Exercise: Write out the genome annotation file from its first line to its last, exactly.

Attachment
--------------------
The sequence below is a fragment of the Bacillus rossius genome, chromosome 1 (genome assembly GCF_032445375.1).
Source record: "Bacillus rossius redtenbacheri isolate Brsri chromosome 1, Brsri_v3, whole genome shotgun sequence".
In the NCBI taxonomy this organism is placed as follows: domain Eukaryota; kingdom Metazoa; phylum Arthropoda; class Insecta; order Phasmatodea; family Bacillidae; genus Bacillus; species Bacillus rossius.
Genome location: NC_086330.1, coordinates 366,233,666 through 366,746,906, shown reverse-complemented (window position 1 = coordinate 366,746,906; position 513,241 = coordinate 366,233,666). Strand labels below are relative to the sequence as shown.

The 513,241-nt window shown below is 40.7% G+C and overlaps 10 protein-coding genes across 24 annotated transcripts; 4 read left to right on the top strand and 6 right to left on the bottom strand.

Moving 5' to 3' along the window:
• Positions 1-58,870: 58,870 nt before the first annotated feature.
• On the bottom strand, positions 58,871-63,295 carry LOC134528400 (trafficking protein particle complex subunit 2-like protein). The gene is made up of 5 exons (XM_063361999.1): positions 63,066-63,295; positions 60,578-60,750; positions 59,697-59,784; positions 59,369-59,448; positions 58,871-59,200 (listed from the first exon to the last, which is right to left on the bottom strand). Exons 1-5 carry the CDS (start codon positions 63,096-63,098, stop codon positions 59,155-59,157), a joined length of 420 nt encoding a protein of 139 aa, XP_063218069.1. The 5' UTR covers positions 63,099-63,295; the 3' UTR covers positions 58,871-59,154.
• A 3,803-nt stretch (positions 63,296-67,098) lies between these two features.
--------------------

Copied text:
The sequence below is a fragment of the Bacillus rossius genome, chromosome 1 (genome assembly GCF_032445375.1).
Source record: "Bacillus rossius redtenbacheri isolate Brsri chromosome 1, Brsri_v3, whole genome shotgun sequence".
In the NCBI taxonomy this organism is placed as follows: domain Eukaryota; kingdom Metazoa; phylum Arthropoda; class Insecta; order Phasmatodea; family Bacillidae; genus Bacillus; species Bacillus rossius.
Genome location: NC_086330.1, coordinates 366,233,666 through 366,746,906, shown reverse-complemented (window position 1 = coordinate 366,746,906; position 513,241 = coordinate 366,233,666). Strand labels below are relative to the sequence as shown.

The 513,241-nt window shown below is 40.7% G+C and overlaps 10 protein-coding genes across 24 annotated transcripts; 4 read left to right on the top strand and 6 right to left on the bottom strand.

Moving 5' to 3' along the window:
• Positions 1-58,870: 58,870 nt before the first annotated feature.
• On the bottom strand, positions 58,871-63,295 carry LOC134528400 (trafficking protein particle complex subunit 2-like protein). The gene is made up of 5 exons (XM_063361999.1): positions 63,066-63,295; positions 60,578-60,750; positions 59,697-59,784; positions 59,369-59,448; positions 58,871-59,200 (listed from the first exon to the last, which is right to left on the bottom strand). Exons 1-5 carry the CDS (start codon positions 63,096-63,098, stop codon positions 59,155-59,157), a joined length of 420 nt encoding a protein of 139 aa, XP_063218069.1. The 5' UTR covers positions 63,099-63,295; the 3' UTR covers positions 58,871-59,154.
• A 3,803-nt stretch (positions 63,296-67,098) lies between these two features.